Even in this era when a sub-3.00 ERA in the American League makes a pitcher look like the second coming of Jim Palmer, it's hard to believe that a pitcher could be 9-1 and have a 5.01 ERA. Then again, there's a lot that's hard to believe about Rangers righthander Roger Pavlik. For instance, it's hard to believe he's still pitching, let alone winning, with that peculiar delivery of his.
Pavlik, 28, strides toward the third base dugout, instead of straight toward home plate, and thus ends up throwing across his body. It's almost painful to watch. "Watch an overhead view of his motion," says Rangers pitching coach Dick Bosman, "and you wonder, How in the hell does he even get the ball to the plate?"
"When I pitch and the opposing pitcher is a righthander, I see the spot where his front foot lands," says Pavlik. "My front foot is a foot further to the right. It's not something you want to teach kids, but I'm comfortable with it."
The advantage to this unorthodox delivery is that hitters seldom see anything like it. And there is an effective element of deception, too. Not only is his arm coming in a cross-fire motion at a righthanded hitter, but so is most of his body as well. "Not many righthanders come at you from that angle," says Red Sox catcher Mike Stanley. "It's tough for a hitter to keep his shoulder in."
But if Pavlik's weird mechanics are slightly off, it can be difficult to correct his flaws during the course of a game. That explains why he has pitched so badly at times in his career, including one three-start stretch early this year when he may have been the worst pitcher in baseball. On April 19 he was staked to a 6-1 lead after three innings against the Orioles but lasted only 3⅔ innings, giving up six runs on six hits and three walks in a game the Rangers won 26-7. "I caught a lot of grief from our guys, like, 'How can you not get the win when we scored 26 runs?' " Pavlik says. Five days later, against Boston, he had a 7-0 lead in the second but didn't make it through the third, giving up five runs on seven hits and five bases on balls in an 11-9 loss. On April 29, against Baltimore, he was given a 5-0 lead in the third but lasted just 4⅓ innings, surrendering six runs on six hits and three walks in an 8-7 loss. All told, his team scored 42 runs in three games and all he had to show for it was three no-decisions and an ERA of 15.30 during that stretch.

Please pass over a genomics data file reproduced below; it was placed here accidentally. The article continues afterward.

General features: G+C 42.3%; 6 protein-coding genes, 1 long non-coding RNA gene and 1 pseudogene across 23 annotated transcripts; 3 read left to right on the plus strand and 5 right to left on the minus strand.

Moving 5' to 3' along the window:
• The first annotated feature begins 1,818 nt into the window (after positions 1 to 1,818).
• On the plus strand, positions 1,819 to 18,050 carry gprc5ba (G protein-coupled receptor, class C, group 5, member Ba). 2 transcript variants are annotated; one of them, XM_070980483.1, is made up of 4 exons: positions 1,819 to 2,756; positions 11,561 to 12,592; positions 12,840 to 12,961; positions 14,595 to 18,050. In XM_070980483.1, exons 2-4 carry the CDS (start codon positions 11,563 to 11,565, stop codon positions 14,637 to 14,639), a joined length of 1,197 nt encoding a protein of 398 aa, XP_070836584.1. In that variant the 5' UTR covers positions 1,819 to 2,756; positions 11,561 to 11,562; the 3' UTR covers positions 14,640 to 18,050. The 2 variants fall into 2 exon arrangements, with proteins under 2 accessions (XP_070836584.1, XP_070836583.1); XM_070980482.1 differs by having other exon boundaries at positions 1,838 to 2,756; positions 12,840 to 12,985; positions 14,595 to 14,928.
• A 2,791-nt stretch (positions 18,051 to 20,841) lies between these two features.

Yet his 9-1 mark at week's end was the best any Rangers starter has ever had after 10 decisions, and in his last 20 starts going back to last September, he was 13-2 with a 3.92 ERA. The latter record is all the more remarkable considering that he struggled throughout most of last season and during one monthlong stretch, from June to July, had a 1-5 record with a 7.02 ERA. It was around that time that Bosman tried to get him to change his motion and stride straight toward the plate. "He drew a line from the mound to the plate and said, 'Try to step to the left of this line,' " says Pavlik. "I couldn't do it without feeling really awkward." The session lasted 15 minutes, and then Pavlik and Bosman agreed it was a waste of time.
Despite his record Pavlik is not the best pitcher on the Rangers, who led the American League West by four games at week's end; that's probably Ken Hill, who was 7-5 with a 4.02 ERA. Nor does Pavlik have the best stuff in the Texas rotation; Darren Oliver (5-2, 3.86) does. But Pavlik and teammate Kevin Gross are two of the luckiest pitchers around: Their Ranger teammates give them some of the best run support in baseball (chart, next page). But talk to Pavlik about his high ERA, and he says, "I just refer people to Jack Morris." In 1992 Morris won 21 games for the Blue Jays despite a 4.04 ERA. "The idea," says Pavlik, "is to win."
He might have enough wins to get to the All-Star Game, but he's not thinking that far ahead. The only thing Pavlik has planned is a trip to the Amazon River this winter to fish for peacock bass. A down-home kid from Houston going fishing in Brazil. It's hard to believe.